This doesn’t mean that these hardgaining people are not as strong as those who readily pack on the muscle, the muscle they develop is usually just as strong, it just isn’t as visible. There will be a point however where even a very strong hardgainer will have to start focusing on putting on more muscle mass to continue developing more strength. The trick to developing muscle lies in the hormones which are required to support it. In addition to hormonal optimisation, hardgainers will have to eat more food and work harder than normal gainers or those that gain muscle mass easily.

You want to be lean and effective!

What hormones are important for gaining muscle on the paleo diet?

The same as all other diet’s hormonal requirements for muscle gains.

Testosterone

Testosterone is absolutely required for the development of muscle effectively. If you are male, you have naturally higher amounts of the stuff so not to worry so much. The trick is to promote its production and release into the blood stream. For women, it’s much more difficult to come by. There is no need to do anything crazy here in terms of supplementation through steroids, which by the way is largely illegal.

Growth hormone

Growth hormone is important because it is responsible for yup, you guessed it, building muscle mass. This hormone also plays a role in the reduction of fat in the body, and you want that to be able to actually see those shiny new muscles.

IGF-1

This is a very important part of the trio of muscle building hormones. And interestingly enough, it is dependant on testosterone, which is dependant on growth hormone. The body is very synergistic and many of its systems work with each other to produce an end result. In this case, that end result is heightened levels of muscle mass.

What else is required to achieve muscle gains while eating according to the paleo diet?

Well, all those hormones need some command. They are like battalions and need an instruction to begin operating. That signal begins with engaging in physical stress. A common factor with those people who don’t have enough body mass, or want to gain muscle mass but have a seriously hard time doing so is that they simply don’t work hard enough.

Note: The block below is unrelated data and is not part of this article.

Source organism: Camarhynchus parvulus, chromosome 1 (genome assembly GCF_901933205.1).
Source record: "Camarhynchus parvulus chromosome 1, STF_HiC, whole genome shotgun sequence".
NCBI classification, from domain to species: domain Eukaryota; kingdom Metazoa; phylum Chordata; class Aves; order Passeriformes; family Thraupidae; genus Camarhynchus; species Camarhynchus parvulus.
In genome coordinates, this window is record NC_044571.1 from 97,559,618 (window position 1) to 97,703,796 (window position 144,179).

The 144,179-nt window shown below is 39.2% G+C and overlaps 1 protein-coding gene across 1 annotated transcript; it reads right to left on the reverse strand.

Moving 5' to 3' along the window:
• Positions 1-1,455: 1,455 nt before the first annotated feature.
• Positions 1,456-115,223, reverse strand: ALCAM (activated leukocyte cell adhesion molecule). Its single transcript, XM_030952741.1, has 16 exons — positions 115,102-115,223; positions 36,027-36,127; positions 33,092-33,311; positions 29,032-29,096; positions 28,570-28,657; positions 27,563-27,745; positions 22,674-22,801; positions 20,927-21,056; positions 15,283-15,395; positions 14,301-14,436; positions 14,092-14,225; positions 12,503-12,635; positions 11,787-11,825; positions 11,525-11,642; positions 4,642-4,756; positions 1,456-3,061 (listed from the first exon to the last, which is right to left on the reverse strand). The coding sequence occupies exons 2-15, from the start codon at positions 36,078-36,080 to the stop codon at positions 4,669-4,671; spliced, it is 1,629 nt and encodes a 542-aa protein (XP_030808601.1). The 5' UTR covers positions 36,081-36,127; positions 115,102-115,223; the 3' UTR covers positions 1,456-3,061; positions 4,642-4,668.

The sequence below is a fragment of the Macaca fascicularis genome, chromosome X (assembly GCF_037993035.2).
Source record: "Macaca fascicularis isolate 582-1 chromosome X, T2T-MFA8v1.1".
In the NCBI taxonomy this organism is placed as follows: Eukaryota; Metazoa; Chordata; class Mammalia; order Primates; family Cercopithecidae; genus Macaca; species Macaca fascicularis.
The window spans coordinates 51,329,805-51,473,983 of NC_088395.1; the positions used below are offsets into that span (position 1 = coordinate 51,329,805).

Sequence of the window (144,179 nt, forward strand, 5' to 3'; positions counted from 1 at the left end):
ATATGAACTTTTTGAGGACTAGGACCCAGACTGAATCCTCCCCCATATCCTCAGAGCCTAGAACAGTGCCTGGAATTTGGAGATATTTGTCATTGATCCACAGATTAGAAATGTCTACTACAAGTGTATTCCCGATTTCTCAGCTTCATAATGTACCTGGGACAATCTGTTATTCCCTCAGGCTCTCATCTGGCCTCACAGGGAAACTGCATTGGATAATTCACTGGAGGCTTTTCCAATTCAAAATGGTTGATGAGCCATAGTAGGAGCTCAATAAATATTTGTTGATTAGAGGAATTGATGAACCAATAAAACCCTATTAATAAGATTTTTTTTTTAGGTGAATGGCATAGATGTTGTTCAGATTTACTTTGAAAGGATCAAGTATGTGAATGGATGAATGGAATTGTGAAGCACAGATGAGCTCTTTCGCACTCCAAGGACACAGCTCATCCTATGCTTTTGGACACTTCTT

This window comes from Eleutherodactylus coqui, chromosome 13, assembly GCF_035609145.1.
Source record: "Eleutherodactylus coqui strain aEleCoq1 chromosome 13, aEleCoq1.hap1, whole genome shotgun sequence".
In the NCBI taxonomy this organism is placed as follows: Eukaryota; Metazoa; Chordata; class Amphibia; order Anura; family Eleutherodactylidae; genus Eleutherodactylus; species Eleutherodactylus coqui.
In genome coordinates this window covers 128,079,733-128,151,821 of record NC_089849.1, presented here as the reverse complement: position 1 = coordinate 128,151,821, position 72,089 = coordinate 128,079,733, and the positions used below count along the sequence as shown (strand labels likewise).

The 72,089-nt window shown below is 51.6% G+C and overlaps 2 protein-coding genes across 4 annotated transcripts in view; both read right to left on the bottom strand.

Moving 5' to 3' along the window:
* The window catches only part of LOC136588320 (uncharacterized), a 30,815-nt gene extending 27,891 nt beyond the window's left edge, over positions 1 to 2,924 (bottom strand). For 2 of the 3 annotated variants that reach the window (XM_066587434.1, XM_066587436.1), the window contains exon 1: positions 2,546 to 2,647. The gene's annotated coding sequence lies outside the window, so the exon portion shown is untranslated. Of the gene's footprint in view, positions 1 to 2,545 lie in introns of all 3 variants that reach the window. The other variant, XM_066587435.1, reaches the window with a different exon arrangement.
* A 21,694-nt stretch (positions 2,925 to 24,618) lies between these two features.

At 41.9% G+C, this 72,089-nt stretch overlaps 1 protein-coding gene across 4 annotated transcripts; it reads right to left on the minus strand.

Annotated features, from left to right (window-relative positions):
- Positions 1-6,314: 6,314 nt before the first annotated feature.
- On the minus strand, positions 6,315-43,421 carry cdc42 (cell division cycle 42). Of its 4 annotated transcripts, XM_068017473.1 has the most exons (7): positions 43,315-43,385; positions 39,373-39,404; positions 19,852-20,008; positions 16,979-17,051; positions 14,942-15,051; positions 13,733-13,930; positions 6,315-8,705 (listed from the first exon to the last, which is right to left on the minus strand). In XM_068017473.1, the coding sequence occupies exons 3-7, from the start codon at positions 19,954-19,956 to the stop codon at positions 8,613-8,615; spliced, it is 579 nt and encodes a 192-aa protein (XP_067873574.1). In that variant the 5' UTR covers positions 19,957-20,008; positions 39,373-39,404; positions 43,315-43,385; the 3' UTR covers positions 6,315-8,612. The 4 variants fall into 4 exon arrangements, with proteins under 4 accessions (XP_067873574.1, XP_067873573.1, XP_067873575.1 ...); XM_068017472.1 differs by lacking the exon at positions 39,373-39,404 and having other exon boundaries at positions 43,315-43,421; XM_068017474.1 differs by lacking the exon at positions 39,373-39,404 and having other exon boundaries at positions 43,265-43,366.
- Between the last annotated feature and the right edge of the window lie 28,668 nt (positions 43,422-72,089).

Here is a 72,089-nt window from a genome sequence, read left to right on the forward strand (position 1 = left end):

The nervous system is kinda fussy about what it considers a big enough signal to begin the production of and the allocation of resources to muscle gain. Squats, sprints and lifting heavy objects promotes an adequate response to begin building muscle mass. Doing repetitive, low intensity or even high intensity cardiovascular exercise doesn’t do much to promote the generation of new, effective muscle. In fact on the body’s adaptive radar, it does next to nothing. 

The only way to get the body’s attention and entice it to pack on muscle is to lift heavy objects, sprint at 100% and really give it a rev.

So try and experiment with some heavy lifting in the form of either body weight exercises or the inclusion of resistance and weight training. You want to really push yourself without causing injury. The same goes for sprinting. Try performing four to five 100% sprints one after the other with a short 2-3 minute break in between each one. Again, if you aren’t used to exercising, take it easy. The body is incredibly adaptive, but there is no use exercising hard if it is going to result in injury.

Keep strong,

And here’s to getting strong and  ripped!

Andrew.

Leave a Reply

Your email address will not be published. Required fields are marked *